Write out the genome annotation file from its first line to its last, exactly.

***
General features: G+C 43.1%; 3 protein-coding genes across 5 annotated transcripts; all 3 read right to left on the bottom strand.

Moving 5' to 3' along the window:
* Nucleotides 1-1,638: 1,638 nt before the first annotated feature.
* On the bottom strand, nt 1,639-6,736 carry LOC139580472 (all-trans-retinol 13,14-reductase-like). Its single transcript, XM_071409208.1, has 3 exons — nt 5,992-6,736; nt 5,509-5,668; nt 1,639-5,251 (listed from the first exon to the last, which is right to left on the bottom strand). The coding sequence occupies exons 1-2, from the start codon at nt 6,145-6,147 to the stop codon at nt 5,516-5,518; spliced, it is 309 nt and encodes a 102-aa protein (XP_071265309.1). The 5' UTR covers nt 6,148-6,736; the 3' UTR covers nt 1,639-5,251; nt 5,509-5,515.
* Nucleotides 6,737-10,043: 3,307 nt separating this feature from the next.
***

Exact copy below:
General features: G+C 43.1%; 3 protein-coding genes across 5 annotated transcripts; all 3 read right to left on the bottom strand.

Moving 5' to 3' along the window:
* Nucleotides 1-1,638: 1,638 nt before the first annotated feature.
* On the bottom strand, nt 1,639-6,736 carry LOC139580472 (all-trans-retinol 13,14-reductase-like). Its single transcript, XM_071409208.1, has 3 exons — nt 5,992-6,736; nt 5,509-5,668; nt 1,639-5,251 (listed from the first exon to the last, which is right to left on the bottom strand). The coding sequence occupies exons 1-2, from the start codon at nt 6,145-6,147 to the stop codon at nt 5,516-5,518; spliced, it is 309 nt and encodes a 102-aa protein (XP_071265309.1). The 5' UTR covers nt 6,148-6,736; the 3' UTR covers nt 1,639-5,251; nt 5,509-5,515.
* Nucleotides 6,737-10,043: 3,307 nt separating this feature from the next.